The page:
Opinion: Canada prime minister pushing free market principles for single-payer system

VANCOUVER, British Columbia — During the year leading up to the 2008 presidential primaries, my insurance industry colleagues and I were working hard to influence the debate on health care reform.

Our number one objective: make Americans so afraid of “heading down the slippery slope toward socialism” that no candidate would even consider supporting a Canadian-style, single-payer health care system.

Leading the scare campaign behind the scenes was the trade association, America’s Health Insurance Plans. With help from a right-wing Canadian outfit called the Fraser Institute, which has received funding from the Koch brothers and other American donors, AHIP put together a three-ring binder of talking points for insurance company executives to use in speeches and media interviews.

The contribution from the Fraser Institute, a long-time advocate of privatizing the Canadian system, was a handful of selective statistics and anecdotes designed to create a negative perception of single-payer health care.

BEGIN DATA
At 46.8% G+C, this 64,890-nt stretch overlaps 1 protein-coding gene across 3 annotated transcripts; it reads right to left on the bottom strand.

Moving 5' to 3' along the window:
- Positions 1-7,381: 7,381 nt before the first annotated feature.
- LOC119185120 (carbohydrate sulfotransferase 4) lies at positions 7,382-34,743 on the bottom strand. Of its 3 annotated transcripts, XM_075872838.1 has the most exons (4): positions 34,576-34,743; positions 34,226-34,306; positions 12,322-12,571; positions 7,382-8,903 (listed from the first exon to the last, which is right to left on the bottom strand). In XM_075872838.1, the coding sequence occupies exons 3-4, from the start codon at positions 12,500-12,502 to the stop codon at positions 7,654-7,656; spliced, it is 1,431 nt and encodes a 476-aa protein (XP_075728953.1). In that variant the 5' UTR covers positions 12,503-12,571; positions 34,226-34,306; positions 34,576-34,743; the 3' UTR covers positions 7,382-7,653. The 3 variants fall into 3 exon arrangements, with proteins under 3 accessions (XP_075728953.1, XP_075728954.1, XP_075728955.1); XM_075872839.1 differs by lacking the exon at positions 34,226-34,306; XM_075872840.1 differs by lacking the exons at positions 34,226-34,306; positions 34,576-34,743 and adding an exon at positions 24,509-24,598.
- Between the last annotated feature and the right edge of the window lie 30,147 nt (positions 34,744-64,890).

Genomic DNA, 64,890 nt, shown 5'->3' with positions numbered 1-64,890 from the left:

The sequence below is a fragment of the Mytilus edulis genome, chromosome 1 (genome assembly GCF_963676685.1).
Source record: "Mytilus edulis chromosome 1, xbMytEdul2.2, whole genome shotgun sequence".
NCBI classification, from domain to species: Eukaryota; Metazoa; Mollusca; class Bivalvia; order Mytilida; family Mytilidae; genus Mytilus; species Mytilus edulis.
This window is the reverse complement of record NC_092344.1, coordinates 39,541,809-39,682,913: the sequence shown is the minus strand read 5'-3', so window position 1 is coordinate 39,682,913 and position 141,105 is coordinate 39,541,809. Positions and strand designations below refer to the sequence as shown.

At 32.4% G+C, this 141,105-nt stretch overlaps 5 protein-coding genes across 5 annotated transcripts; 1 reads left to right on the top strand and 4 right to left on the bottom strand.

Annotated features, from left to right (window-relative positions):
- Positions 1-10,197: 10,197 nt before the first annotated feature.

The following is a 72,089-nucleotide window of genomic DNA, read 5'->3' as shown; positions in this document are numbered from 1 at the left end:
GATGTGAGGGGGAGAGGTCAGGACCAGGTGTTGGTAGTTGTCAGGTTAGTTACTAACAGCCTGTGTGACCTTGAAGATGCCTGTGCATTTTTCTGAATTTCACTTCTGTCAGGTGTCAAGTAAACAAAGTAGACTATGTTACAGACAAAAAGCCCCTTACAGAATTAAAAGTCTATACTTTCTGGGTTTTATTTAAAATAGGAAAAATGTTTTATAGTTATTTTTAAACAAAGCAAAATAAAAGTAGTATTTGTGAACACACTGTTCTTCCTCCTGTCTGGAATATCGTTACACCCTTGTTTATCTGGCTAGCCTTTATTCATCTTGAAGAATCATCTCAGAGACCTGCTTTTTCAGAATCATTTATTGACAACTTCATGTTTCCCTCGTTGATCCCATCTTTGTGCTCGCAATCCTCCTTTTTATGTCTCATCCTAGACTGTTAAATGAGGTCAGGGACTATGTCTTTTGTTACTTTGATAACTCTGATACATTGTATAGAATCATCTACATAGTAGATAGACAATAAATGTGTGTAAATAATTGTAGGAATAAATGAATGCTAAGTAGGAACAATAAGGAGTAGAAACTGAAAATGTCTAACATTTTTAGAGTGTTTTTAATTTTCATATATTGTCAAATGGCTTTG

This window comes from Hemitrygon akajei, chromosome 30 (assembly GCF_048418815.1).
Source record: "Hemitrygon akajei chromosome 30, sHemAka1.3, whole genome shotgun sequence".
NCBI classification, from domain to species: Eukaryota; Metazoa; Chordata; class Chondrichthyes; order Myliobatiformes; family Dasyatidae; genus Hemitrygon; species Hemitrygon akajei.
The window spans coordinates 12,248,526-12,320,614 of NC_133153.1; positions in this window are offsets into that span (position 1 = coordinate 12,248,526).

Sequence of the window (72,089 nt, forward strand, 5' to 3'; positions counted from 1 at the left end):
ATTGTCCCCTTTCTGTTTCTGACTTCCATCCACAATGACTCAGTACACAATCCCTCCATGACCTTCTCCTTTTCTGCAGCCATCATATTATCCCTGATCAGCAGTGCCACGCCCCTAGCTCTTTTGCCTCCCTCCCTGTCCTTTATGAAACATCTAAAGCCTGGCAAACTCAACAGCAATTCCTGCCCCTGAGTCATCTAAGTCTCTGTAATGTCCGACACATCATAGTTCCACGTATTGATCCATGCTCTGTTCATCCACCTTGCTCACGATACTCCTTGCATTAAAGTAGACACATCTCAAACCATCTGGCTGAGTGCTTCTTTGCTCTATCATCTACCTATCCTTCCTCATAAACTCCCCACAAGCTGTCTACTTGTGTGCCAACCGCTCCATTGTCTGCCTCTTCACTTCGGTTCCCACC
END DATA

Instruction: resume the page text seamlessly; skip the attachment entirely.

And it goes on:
Former CIGNA executive-turned-whistleblower Wendell Potter is writing about the health care industry and the ongoing battle for health reform for the Center for Public Integrity.

See the complete story at CT News Junkie.



3 responses to “Opinion: Canada prime minister pushing free market principles for single-payer system”

  1. Oldtimer

    Many Canadians who travel are very careful to get back into Canada in less than six months so as not to loose their health plan coverage and are not unhappy with that coverage. However, when a need arises for major surgery those that can travel into our country because they are convinced they get access to better surgeons and better hospitals, even while the patient pays the bill, without insurance coverage.

  2. Sara Sikes

    Canadians are happy with their system and cannot understand why Americans would NOT want a single payer system. Mu step-daughter is a physician living and practicing in Vancouver, and I believe she pays $49 monthly for medical insurance.

  3. EveT

    I am curious how many Canadians actually choose to come to the US for major surgery and pay out of pocket. Knowing how much it costs for even a fairly routine surgery, you’d have to be very, very wealthy Canadian to afford this.

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